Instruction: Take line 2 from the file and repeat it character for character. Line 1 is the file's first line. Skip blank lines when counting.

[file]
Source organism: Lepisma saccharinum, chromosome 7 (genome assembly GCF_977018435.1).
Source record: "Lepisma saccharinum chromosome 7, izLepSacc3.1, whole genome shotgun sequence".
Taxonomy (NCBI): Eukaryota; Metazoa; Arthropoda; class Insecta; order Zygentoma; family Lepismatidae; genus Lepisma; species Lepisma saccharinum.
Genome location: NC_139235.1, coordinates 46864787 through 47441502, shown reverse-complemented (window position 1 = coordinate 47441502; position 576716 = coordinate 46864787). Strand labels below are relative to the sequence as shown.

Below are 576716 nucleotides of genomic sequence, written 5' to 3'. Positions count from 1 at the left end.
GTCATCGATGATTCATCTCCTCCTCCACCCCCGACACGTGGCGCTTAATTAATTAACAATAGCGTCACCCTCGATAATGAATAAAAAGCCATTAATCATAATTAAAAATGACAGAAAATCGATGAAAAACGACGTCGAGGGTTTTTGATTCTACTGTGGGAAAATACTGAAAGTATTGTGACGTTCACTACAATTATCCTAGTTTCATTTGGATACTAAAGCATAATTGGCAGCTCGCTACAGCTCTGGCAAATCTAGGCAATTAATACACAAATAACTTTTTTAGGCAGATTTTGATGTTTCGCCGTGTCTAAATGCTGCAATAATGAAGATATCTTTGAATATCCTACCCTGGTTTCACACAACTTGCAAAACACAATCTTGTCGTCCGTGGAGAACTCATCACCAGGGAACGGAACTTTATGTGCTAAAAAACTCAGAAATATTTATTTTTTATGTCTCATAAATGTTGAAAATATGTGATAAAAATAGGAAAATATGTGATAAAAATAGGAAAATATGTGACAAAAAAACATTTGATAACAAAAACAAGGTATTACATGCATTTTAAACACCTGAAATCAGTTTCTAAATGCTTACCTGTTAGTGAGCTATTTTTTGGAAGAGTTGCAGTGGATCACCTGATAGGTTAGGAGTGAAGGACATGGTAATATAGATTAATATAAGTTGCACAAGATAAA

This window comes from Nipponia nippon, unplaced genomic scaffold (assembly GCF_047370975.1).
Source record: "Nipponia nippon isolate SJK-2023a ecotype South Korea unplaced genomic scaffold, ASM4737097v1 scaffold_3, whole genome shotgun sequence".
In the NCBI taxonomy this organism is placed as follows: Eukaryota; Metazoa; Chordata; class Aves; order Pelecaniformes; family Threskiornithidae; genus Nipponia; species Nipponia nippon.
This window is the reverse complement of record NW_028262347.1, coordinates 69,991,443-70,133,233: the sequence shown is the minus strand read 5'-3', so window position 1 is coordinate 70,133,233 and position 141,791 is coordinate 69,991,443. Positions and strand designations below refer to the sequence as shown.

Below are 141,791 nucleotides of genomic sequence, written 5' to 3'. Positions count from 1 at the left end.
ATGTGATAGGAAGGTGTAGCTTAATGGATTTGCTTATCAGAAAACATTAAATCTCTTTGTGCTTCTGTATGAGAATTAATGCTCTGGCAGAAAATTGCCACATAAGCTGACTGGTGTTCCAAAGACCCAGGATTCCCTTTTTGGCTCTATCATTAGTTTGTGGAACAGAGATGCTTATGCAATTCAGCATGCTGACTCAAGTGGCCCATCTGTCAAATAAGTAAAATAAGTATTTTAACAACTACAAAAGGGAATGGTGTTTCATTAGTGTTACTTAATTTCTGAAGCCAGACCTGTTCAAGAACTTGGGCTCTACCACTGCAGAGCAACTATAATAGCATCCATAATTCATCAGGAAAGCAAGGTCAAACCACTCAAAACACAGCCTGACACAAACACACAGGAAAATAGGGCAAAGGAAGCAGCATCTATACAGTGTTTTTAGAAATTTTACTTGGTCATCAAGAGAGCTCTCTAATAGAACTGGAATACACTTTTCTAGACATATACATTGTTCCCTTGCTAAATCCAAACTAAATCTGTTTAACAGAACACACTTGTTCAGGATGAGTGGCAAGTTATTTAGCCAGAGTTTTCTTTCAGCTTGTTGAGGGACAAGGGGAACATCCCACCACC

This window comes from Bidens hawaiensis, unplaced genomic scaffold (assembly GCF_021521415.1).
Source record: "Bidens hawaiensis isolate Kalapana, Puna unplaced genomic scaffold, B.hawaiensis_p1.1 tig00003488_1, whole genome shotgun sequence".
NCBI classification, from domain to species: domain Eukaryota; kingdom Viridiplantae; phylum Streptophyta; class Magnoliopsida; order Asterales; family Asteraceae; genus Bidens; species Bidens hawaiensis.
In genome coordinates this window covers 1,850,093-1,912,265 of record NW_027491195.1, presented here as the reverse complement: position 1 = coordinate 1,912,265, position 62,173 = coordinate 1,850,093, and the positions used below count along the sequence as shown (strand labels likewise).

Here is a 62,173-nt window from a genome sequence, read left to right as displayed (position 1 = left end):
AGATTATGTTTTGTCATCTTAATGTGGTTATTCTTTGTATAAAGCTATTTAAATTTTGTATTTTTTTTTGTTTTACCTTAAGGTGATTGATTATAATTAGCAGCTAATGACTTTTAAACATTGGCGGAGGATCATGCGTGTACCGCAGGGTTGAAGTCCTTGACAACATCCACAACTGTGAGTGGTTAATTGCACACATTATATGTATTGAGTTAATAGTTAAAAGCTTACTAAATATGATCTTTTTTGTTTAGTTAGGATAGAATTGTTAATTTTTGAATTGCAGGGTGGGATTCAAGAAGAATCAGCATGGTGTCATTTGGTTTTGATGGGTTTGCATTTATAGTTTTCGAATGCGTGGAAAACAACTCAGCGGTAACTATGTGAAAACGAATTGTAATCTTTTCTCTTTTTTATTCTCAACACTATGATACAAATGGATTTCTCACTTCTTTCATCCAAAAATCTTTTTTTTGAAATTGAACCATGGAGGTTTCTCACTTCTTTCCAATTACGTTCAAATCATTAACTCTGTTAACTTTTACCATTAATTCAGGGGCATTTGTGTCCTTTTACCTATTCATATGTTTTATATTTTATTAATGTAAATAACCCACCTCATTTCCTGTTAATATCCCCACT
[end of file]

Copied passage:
Source record: "Lepisma saccharinum chromosome 7, izLepSacc3.1, whole genome shotgun sequence".